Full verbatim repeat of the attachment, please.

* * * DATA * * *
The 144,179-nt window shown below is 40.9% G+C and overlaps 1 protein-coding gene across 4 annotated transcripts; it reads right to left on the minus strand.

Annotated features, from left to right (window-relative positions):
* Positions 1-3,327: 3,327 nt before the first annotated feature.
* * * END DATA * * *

The 144,179-nt window shown below is 40.9% G+C and overlaps 1 protein-coding gene across 4 annotated transcripts; it reads right to left on the minus strand.

Annotated features, from left to right (window-relative positions):
* Positions 1-3,327: 3,327 nt before the first annotated feature.